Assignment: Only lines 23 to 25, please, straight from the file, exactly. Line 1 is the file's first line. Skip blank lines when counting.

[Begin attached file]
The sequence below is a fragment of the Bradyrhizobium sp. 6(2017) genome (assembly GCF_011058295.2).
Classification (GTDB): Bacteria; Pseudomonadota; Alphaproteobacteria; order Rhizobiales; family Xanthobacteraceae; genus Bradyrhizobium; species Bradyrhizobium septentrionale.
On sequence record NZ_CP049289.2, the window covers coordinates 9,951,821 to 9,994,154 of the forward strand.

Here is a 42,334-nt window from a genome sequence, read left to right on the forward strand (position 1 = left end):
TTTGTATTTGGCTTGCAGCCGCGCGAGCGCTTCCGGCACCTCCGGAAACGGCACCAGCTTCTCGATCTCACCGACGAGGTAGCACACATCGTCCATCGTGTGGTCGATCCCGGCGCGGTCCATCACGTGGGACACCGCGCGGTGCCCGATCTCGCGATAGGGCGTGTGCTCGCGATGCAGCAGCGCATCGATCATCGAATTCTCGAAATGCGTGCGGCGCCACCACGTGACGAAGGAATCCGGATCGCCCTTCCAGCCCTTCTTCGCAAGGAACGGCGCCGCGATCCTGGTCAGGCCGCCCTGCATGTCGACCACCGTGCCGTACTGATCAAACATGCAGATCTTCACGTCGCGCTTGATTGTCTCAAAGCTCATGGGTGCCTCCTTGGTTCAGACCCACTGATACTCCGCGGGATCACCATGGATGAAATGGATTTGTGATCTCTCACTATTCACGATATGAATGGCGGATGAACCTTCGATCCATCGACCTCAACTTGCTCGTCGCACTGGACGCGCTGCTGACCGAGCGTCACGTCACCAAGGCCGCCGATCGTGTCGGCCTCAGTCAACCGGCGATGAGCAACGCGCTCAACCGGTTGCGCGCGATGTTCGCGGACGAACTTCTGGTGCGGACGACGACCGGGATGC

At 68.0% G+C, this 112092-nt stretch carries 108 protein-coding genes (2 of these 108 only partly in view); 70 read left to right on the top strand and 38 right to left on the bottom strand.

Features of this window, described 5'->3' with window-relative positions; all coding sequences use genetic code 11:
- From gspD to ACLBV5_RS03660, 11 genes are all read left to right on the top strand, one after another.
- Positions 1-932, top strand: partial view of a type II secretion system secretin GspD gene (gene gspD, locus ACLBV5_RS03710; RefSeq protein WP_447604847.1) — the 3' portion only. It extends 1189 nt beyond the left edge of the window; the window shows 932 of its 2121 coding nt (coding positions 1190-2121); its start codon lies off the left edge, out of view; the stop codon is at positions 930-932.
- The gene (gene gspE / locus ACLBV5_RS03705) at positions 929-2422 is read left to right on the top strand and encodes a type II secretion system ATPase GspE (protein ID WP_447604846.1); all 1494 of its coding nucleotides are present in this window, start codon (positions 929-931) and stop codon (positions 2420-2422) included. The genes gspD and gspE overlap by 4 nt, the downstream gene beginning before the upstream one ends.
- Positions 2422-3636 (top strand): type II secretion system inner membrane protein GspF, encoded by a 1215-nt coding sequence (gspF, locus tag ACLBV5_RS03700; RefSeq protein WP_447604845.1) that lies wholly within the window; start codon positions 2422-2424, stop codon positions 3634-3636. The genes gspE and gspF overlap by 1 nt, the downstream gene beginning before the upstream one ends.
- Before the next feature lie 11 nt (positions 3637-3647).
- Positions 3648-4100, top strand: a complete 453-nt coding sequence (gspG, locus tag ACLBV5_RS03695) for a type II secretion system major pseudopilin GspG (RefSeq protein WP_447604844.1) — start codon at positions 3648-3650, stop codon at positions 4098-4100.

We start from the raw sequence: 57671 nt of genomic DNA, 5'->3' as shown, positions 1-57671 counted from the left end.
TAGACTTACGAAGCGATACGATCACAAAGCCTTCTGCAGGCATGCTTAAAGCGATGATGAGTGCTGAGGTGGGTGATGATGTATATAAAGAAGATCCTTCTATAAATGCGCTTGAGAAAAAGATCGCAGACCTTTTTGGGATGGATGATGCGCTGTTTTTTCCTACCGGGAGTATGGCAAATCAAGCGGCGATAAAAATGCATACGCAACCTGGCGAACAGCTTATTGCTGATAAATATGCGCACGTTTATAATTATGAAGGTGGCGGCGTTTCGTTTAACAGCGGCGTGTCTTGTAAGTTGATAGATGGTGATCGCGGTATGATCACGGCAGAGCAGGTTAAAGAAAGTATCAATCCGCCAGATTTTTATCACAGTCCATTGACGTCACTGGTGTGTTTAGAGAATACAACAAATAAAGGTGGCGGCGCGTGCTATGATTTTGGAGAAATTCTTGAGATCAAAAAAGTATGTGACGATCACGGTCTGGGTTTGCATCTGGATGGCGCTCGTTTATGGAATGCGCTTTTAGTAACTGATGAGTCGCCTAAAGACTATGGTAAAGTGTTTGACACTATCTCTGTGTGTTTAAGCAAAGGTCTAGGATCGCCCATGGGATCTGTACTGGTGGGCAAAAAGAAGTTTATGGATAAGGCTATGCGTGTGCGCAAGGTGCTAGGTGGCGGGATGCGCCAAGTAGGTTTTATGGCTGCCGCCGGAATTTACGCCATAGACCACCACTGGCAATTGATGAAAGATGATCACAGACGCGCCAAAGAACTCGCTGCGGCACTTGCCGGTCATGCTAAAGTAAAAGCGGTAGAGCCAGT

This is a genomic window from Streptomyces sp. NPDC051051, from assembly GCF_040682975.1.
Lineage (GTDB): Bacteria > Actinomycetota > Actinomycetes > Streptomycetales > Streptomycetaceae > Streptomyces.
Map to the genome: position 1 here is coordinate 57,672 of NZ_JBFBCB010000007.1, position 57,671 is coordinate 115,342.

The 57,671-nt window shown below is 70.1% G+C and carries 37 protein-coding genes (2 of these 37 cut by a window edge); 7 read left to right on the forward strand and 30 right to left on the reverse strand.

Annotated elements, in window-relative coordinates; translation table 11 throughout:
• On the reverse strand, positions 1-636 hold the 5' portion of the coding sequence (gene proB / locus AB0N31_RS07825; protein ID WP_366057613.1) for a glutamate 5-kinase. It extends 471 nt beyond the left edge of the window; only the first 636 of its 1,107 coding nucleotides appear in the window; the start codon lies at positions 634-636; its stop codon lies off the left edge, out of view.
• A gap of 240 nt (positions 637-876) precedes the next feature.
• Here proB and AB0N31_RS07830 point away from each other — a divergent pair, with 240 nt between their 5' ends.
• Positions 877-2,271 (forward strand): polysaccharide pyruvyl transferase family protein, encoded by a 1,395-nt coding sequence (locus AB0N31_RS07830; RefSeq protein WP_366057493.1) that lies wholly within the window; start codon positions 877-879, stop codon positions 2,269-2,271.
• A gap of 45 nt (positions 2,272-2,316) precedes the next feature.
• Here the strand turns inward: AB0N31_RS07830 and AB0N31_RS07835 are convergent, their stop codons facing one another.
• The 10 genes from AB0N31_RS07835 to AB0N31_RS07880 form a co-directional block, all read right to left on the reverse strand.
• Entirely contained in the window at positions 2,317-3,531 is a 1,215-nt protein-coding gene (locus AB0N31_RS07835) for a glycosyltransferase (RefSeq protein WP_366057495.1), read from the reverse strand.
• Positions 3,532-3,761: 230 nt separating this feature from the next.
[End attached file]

• Here proB and AB0N31_RS07830 point away from each other — a divergent pair, with 240 nt between their 5' ends.
• Positions 877-2,271 (forward strand): polysaccharide pyruvyl transferase family protein, encoded by a 1,395-nt coding sequence (locus AB0N31_RS07830; RefSeq protein WP_366057493.1) that lies wholly within the window; start codon positions 877-879, stop codon positions 2,269-2,271.
• A gap of 45 nt (positions 2,272-2,316) precedes the next feature.